4 Red TXD 3 2 RXD
6 Orange GND 4 5 GND
  Yellow GND 5 5 GND
5 Green RXD 6 3 TXD
3 Blue DSR 7 4 DTR
7 White/Grey CTS 8 7 RTS

I cut off the RJ45 from the Cisco cables and make my own, which work fine!

So, as I crimp on a new RJ45, my colour mapping is:
with yellow dangling/

Hurrah! I can now control 16 devices at once using debian’s cylcades-serial-client; all much more satisfactory that USB com ports which have given me no end of trouble.

Monday, 14 May 2007

Signing Jars with pvk

I had a little fun signing Jar files recently. I was using Comodo for my code signing certificate, which generates the CSR and private key using MSIE and xenroll - which suits me, (I once briefly ran a CA before, based on ssleay and xenroll). I exported the private key as a pvk file during the generation process.

The difficulty was getting the java keytool  to import a private key. The other difficulty was getting the secret proprietary microsoft .pvk format into a form that anything else knew about.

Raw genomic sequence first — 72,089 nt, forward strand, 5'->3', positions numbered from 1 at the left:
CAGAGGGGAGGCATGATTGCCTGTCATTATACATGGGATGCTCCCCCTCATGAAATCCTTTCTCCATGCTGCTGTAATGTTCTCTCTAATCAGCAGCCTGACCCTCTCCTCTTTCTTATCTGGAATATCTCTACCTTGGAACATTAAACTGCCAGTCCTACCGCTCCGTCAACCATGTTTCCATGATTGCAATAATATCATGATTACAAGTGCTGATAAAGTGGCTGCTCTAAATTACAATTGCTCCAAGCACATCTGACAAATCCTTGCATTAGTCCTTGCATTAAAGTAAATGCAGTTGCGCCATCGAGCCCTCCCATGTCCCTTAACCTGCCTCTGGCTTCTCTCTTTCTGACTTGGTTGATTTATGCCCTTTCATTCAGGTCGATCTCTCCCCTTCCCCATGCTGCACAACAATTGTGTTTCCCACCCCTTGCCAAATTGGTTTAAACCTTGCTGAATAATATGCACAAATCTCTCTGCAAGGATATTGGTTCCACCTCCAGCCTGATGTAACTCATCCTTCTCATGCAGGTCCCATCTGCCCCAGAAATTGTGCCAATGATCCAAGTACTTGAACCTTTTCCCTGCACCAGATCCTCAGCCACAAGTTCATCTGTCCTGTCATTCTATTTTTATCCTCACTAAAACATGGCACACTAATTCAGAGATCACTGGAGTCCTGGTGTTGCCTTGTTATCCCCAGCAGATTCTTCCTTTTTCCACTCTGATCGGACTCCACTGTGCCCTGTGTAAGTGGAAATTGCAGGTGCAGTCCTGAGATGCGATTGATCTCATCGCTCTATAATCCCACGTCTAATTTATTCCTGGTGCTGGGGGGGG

I got it working using pvktool to convert from pvk to pem format:

wine pvk.exe -in mykey.pvk -nocrypt -out mykey.pem 

I then used openssl to combine the key pem file with the cer file I had exported from MSIE to make a pkcs12 file:

openssl pkcs12 -export -chain -name FRIENDLYNAME -inkey mykey.pem -in mycert.cer -out all.pkcs12

The final clue was to give up using keytool to import the pkcs12 into the java keystore, but just use the pkcs12 file directly:

jarsigner -storetype pkcs12 -keystore all.pkcs12 JARFILE.JAR "FRIENDLYNAME"